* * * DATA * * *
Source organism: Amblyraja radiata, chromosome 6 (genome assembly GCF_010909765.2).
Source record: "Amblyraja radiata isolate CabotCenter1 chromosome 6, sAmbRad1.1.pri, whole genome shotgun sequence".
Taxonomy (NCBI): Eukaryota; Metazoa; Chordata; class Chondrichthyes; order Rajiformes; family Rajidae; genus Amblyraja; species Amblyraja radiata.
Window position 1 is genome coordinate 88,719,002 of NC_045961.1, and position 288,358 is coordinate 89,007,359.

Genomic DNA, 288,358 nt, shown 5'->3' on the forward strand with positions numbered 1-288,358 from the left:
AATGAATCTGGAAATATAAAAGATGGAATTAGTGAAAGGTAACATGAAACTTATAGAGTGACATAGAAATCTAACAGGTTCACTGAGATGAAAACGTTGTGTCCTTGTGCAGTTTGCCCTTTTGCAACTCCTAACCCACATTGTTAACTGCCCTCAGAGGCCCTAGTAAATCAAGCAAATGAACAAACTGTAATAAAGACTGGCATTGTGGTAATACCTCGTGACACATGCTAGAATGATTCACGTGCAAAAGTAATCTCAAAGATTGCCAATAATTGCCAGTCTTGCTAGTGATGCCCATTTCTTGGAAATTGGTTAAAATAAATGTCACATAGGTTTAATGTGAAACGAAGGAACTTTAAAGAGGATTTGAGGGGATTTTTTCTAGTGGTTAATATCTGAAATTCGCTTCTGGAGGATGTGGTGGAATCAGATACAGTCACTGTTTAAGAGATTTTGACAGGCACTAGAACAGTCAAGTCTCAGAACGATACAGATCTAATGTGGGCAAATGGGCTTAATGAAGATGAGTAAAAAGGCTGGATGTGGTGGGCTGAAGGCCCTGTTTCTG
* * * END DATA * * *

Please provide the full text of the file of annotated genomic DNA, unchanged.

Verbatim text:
Source organism: Amblyraja radiata, chromosome 6 (genome assembly GCF_010909765.2).
Source record: "Amblyraja radiata isolate CabotCenter1 chromosome 6, sAmbRad1.1.pri, whole genome shotgun sequence".
Taxonomy (NCBI): Eukaryota; Metazoa; Chordata; class Chondrichthyes; order Rajiformes; family Rajidae; genus Amblyraja; species Amblyraja radiata.
Window position 1 is genome coordinate 88,719,002 of NC_045961.1, and position 288,358 is coordinate 89,007,359.

Genomic DNA, 288,358 nt, shown 5'->3' on the forward strand with positions numbered 1-288,358 from the left:
AATGAATCTGGAAATATAAAAGATGGAATTAGTGAAAGGTAACATGAAACTTATAGAGTGACATAGAAATCTAACAGGTTCACTGAGATGAAAACGTTGTGTCCTTGTGCAGTTTGCCCTTTTGCAACTCCTAACCCACATTGTTAACTGCCCTCAGAGGCCCTAGTAAATCAAGCAAATGAACAAACTGTAATAAAGACTGGCATTGTGGTAATACCTCGTGACACATGCTAGAATGATTCACGTGCAAAAGTAATCTCAAAGATTGCCAATAATTGCCAGTCTTGCTAGTGATGCCCATTTCTTGGAAATTGGTTAAAATAAATGTCACATAGGTTTAATGTGAAACGAAGGAACTTTAAAGAGGATTTGAGGGGATTTTTTCTAGTGGTTAATATCTGAAATTCGCTTCTGGAGGATGTGGTGGAATCAGATACAGTCACTGTTTAAGAGATTTTGACAGGCACTAGAACAGTCAAGTCTCAGAACGATACAGATCTAATGTGGGCAAATGGGCTTAATGAAGATGAGTAAAAAGGCTGGATGTGGTGGGCTGAAGGCCCTGTTTCTG